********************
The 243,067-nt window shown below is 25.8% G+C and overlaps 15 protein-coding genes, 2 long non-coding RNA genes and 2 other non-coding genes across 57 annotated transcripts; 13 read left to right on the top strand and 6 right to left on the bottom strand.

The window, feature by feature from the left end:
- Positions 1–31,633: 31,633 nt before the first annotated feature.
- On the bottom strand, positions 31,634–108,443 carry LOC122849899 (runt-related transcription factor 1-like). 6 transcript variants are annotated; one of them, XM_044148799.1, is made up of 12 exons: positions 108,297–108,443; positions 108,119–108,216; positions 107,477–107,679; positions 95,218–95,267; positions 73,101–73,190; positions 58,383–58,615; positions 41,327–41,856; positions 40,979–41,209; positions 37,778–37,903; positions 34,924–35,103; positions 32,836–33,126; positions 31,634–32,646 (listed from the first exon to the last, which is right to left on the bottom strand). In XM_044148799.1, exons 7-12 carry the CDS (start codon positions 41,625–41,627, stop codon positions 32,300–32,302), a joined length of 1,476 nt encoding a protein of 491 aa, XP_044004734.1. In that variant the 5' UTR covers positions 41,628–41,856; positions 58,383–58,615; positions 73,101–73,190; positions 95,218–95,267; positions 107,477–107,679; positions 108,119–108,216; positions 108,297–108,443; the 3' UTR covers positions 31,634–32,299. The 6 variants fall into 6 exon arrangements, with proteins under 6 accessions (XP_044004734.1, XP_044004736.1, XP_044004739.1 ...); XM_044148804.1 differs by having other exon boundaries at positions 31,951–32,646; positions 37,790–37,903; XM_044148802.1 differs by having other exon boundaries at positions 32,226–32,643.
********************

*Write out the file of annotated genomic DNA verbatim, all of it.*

The 243,067-nt window shown below is 25.8% G+C and overlaps 15 protein-coding genes, 2 long non-coding RNA genes and 2 other non-coding genes across 57 annotated transcripts; 13 read left to right on the top strand and 6 right to left on the bottom strand.

The window, feature by feature from the left end:
- Positions 1–31,633: 31,633 nt before the first annotated feature.
- On the bottom strand, positions 31,634–108,443 carry LOC122849899 (runt-related transcription factor 1-like). 6 transcript variants are annotated; one of them, XM_044148799.1, is made up of 12 exons: positions 108,297–108,443; positions 108,119–108,216; positions 107,477–107,679; positions 95,218–95,267; positions 73,101–73,190; positions 58,383–58,615; positions 41,327–41,856; positions 40,979–41,209; positions 37,778–37,903; positions 34,924–35,103; positions 32,836–33,126; positions 31,634–32,646 (listed from the first exon to the last, which is right to left on the bottom strand). In XM_044148799.1, exons 7-12 carry the CDS (start codon positions 41,625–41,627, stop codon positions 32,300–32,302), a joined length of 1,476 nt encoding a protein of 491 aa, XP_044004734.1. In that variant the 5' UTR covers positions 41,628–41,856; positions 58,383–58,615; positions 73,101–73,190; positions 95,218–95,267; positions 107,477–107,679; positions 108,119–108,216; positions 108,297–108,443; the 3' UTR covers positions 31,634–32,299. The 6 variants fall into 6 exon arrangements, with proteins under 6 accessions (XP_044004734.1, XP_044004736.1, XP_044004739.1 ...); XM_044148804.1 differs by having other exon boundaries at positions 31,951–32,646; positions 37,790–37,903; XM_044148802.1 differs by having other exon boundaries at positions 32,226–32,643.